“We estimate that the value of the automobile will evolve from being a 90-per-cent hardware device today to being a 60-per-cent software device once cars are fully autonomous,” Morgan Stanley analysts wrote in a recent report. “This is critical to Apple’s involvement in the car. Apple has both hardware and software design expertise and the rebalance of the hardware versus software equation in the car can create a void that only Silicon Valley (and a select few existing auto makers and suppliers) can fill.”
To ward off the attack of the tech monsters, Mr. Balsillie suggests a defence neither the auto industry nor competition watchdogs seem likely to embrace: Team up and deploy their combined market clout to head them off by coming up with their own value-added model.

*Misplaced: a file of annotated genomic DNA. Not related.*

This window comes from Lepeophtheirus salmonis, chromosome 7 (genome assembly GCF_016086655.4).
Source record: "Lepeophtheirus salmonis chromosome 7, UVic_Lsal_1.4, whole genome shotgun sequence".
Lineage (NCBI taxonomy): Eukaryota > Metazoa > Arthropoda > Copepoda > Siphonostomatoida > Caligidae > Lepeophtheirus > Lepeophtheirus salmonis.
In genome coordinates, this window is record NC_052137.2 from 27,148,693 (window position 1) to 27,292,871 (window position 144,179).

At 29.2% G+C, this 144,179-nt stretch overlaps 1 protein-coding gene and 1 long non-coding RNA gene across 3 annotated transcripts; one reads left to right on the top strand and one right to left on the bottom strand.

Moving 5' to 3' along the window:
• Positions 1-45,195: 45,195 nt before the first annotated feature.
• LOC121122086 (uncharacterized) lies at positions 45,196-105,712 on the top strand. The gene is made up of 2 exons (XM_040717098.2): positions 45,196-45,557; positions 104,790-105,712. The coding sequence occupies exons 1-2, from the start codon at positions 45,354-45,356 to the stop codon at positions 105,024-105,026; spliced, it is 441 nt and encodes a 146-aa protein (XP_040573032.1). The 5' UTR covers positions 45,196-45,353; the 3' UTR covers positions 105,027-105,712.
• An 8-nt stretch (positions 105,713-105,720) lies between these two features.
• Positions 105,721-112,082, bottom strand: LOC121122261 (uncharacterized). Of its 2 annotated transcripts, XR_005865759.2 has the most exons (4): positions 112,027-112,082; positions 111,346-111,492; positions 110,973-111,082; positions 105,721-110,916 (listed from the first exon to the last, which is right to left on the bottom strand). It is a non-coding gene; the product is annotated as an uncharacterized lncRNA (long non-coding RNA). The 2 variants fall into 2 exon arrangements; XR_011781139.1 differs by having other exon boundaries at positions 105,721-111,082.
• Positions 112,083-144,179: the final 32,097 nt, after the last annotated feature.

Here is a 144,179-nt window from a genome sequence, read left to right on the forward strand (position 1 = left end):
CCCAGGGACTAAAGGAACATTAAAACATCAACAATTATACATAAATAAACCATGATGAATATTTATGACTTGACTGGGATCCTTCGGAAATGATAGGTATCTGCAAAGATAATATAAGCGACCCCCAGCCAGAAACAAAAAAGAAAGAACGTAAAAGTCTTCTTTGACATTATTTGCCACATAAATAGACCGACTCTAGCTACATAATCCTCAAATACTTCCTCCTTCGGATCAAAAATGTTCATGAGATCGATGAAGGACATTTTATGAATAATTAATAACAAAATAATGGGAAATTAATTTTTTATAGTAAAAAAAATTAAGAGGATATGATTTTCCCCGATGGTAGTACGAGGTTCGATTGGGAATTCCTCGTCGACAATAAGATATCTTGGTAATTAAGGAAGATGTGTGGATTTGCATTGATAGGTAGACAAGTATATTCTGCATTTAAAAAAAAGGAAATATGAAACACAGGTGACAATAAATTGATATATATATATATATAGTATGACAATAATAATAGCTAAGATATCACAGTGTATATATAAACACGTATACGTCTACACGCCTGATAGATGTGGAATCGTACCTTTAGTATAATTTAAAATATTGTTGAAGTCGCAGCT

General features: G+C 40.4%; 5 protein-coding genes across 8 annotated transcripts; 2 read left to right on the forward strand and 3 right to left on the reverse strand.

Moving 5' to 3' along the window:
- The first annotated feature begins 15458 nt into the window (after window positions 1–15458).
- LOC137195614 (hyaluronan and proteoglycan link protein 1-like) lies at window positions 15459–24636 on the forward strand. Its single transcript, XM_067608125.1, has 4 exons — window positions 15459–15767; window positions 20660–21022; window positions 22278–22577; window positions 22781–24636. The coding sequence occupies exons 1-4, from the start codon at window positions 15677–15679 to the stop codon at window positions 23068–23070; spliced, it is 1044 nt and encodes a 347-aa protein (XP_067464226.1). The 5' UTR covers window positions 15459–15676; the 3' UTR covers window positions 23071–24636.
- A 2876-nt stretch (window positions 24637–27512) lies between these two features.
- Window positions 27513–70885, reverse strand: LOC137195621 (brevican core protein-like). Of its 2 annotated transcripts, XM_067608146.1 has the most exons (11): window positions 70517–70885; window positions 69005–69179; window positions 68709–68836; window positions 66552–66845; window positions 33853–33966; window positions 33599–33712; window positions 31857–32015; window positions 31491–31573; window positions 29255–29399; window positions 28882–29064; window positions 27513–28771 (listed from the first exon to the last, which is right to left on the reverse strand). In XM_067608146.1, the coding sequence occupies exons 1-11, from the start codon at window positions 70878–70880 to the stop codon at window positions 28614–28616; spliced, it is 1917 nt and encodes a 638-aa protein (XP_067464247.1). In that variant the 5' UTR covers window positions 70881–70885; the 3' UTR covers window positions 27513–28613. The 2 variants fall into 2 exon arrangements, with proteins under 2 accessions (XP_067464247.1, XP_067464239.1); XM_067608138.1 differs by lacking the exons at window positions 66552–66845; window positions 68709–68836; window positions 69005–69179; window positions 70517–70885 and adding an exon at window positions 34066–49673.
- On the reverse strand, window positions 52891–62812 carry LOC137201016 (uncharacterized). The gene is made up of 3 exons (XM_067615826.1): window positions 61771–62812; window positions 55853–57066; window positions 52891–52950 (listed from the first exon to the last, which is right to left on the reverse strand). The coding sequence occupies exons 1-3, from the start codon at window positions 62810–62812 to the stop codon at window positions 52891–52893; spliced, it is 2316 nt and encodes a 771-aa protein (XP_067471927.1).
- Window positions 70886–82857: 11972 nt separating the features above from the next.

“If I were the automotive guys, I would get together … without violating collusion [rules] and grab my competitor’s smartest strategic guy and tell him we have to co-operate before they divide and conquer us.”
Like the record companies and cellphone makers before them, auto makers are focused on besting their main rivals. “They don’t realize there’s a bigger competitor around the corner that can wreck everybody’s business model by introducing their own,” Mr. Balsillie says.
The music industry only needed three majors to team up to offer an effective downloading service like Apple’s. But two of them couldn’t even reach a deal. So Apple, which produces no music and employs no musicians, swooped in.
“They were stuck in their existing competitive world, and tech preys on that,” Mr. Balsillie says. “They count on the entrenched guys being so stuck in their models that they don’t rethink [them], and they know they’re not really capable of topping them on the innovation front.”
Via Bertel Schmitt.